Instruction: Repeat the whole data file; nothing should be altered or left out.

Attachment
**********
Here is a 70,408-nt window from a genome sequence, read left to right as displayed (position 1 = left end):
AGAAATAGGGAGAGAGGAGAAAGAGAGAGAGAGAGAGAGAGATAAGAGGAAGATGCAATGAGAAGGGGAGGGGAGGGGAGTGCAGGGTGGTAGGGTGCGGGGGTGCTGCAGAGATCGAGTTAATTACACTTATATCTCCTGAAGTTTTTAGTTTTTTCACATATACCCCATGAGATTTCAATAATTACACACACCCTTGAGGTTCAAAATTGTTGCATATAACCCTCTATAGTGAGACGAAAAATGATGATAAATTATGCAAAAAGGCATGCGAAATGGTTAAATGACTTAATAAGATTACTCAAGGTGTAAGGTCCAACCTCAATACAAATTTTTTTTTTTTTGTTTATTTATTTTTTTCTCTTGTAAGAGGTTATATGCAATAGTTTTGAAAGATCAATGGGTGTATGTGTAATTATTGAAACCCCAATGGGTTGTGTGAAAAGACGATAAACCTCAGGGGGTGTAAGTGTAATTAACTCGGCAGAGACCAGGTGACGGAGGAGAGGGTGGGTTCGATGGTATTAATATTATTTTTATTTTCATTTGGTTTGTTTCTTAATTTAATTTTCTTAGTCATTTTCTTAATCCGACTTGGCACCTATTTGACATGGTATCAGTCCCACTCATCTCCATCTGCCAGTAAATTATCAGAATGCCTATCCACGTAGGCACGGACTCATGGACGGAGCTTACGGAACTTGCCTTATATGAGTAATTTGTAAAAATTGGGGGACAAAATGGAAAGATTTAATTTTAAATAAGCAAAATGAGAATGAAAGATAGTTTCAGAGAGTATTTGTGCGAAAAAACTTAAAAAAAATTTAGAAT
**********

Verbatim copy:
Here is a 70,408-nt window from a genome sequence, read left to right as displayed (position 1 = left end):
AGAAATAGGGAGAGAGGAGAAAGAGAGAGAGAGAGAGAGAGATAAGAGGAAGATGCAATGAGAAGGGGAGGGGAGGGGAGTGCAGGGTGGTAGGGTGCGGGGGTGCTGCAGAGATCGAGTTAATTACACTTATATCTCCTGAAGTTTTTAGTTTTTTCACATATACCCCATGAGATTTCAATAATTACACACACCCTTGAGGTTCAAAATTGTTGCATATAACCCTCTATAGTGAGACGAAAAATGATGATAAATTATGCAAAAAGGCATGCGAAATGGTTAAATGACTTAATAAGATTACTCAAGGTGTAAGGTCCAACCTCAATACAAATTTTTTTTTTTTTGTTTATTTATTTTTTTCTCTTGTAAGAGGTTATATGCAATAGTTTTGAAAGATCAATGGGTGTATGTGTAATTATTGAAACCCCAATGGGTTGTGTGAAAAGACGATAAACCTCAGGGGGTGTAAGTGTAATTAACTCGGCAGAGACCAGGTGACGGAGGAGAGGGTGGGTTCGATGGTATTAATATTATTTTTATTTTCATTTGGTTTGTTTCTTAATTTAATTTTCTTAGTCATTTTCTTAATCCGACTTGGCACCTATTTGACATGGTATCAGTCCCACTCATCTCCATCTGCCAGTAAATTATCAGAATGCCTATCCACGTAGGCACGGACTCATGGACGGAGCTTACGGAACTTGCCTTATATGAGTAATTTGTAAAAATTGGGGGACAAAATGGAAAGATTTAATTTTAAATAAGCAAAATGAGAATGAAAGATAGTTTCAGAGAGTATTTGTGCGAAAAAACTTAAAAAAAATTTAGAAT